My fabulous life in lockdown

Thoughts on the Hay Festival

I go to the Hay Festival every single year, and I can't go this year because of the Coronavirus, which is the case for lots of other people. Me and my brother are devastated about not being able to go. I didn't realise that I really liked it as much as I did, because it was always there, every year, and it's really fun. It's not like IKEA, it's not there all the time, and that's what makes it exciting.  We always go there, and when we do we make loads of memories.

We see all these amazing authors and even though some of them can't go there because they are just too famous, the event is still really exciting and sometimes, you know, you are asked up on stage. 

Able Longstaff is the best author I have seen at Hay.  Lauren Beard was also there because she is the illustrator. I really liked seeing them, because even though I'm not really supposed to like picture books, because I'm 10, I really like the books.  And she also wrote the Trapdoor Mysteries, which I really like.

And Andy Stanton.  His books aren't my favourite, but he's just really funny. 

I have listened to some talks this year.  Some of them are talking about real life issues and they put it into a book that I really enjoyed.  So, it's like, not necessarily making it like it doesn't really matter, or that the bad thing is fun. I really like the Boy at the Back of the Class, and I liked that the gender was a mystery until the end, and I liked that it is showing awareness of refugees.  We don't realise that characters in other stories are based on refugees.  Like Superman - that was a really scary bit at the start of the movie, because literally they were falling to their death.  It wasn't the best movie though, because in those days the CGI was terrible.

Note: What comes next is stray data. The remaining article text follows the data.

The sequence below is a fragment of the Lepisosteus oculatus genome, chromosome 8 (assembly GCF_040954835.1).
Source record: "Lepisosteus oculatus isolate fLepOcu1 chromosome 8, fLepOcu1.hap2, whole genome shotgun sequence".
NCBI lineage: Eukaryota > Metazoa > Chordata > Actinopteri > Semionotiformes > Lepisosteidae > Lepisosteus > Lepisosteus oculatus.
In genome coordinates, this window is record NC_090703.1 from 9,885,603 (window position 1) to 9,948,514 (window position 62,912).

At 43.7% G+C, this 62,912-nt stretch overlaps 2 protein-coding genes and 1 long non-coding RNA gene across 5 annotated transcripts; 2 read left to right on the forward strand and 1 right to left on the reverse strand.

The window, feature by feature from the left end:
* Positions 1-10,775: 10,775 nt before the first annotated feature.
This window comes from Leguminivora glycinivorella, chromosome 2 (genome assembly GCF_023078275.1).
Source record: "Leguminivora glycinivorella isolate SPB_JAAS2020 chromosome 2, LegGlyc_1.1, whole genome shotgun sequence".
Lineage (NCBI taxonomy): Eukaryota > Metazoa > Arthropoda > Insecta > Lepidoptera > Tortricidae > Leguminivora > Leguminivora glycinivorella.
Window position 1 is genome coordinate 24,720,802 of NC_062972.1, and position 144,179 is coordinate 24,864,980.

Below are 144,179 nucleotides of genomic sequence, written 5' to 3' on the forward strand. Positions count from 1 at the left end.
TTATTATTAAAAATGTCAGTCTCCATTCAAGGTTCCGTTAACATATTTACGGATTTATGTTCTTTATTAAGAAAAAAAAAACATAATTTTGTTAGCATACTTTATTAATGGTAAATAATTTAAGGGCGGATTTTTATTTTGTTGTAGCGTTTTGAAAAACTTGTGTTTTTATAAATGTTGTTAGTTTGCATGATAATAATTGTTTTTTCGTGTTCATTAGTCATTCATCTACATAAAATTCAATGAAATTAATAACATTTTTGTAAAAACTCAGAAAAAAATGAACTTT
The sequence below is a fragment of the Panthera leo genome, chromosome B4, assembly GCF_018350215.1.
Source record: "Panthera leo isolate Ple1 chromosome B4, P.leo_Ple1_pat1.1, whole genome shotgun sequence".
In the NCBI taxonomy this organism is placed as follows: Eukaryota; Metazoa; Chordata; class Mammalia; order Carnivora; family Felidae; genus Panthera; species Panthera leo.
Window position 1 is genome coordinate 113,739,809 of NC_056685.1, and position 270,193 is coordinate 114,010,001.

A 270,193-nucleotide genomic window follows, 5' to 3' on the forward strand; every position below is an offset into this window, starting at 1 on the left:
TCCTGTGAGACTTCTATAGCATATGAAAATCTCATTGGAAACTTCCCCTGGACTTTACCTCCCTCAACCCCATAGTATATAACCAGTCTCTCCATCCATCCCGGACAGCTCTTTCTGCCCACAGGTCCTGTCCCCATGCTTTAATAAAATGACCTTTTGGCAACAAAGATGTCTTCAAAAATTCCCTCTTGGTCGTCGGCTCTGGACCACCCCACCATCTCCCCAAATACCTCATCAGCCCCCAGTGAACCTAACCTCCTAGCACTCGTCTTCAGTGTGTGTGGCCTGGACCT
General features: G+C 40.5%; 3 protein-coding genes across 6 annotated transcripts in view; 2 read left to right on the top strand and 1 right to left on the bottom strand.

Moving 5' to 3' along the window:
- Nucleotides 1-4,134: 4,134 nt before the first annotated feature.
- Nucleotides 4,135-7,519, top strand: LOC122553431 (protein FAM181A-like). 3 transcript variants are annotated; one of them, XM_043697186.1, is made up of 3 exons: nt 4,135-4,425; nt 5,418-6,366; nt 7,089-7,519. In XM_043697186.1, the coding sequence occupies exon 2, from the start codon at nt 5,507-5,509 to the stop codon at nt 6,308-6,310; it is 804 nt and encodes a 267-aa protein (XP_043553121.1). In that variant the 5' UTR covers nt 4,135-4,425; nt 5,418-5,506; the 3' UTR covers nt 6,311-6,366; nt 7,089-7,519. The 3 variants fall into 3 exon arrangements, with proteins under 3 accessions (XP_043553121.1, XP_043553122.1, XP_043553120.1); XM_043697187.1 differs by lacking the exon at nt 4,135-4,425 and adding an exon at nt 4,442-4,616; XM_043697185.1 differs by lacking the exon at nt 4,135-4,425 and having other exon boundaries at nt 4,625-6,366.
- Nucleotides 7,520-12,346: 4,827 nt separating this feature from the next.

Watching the talks on the screen are not the same as being there.  All the traditions that we do, like going to the crystal shop and maybe getting a small crystal, or having fish and chips on the last day.  Even if it was raining we had these umbrellas from one of the talks we went to, and they are colour-changing.  We just held up the umbrella, and my mum ran to the fish and chip shop and tried not to get the fish and chips wet on the way back. And even though we couldn't sit on the wall and eat them, the experience was still fun.  

We went to a talk when Pamela Butchart was there and I brought her book that I already had, and I was just reading it again. What I like is that sometimes I forget about my love of books, and when I go to Hay it reimagines and I love just sitting on my bed or on a sofa and just reading a book.  

There are all these fun workshops - one was showing us how to identify fake news.  We always get lost when we're there, at least once, because it's so big.  And there is also a secondhand bookshop there as well as a firsthand bookshop. I like that it is just on the grass. Parts of it there are loads of deckchairs. I like that.  And I remember just sitting down and reading one of the books I had gotten. 

So, I'm going to recreate the festival at home. We are making bunting, and big HAY letters, and we are going to sit in the garden and read books in the sunshine.



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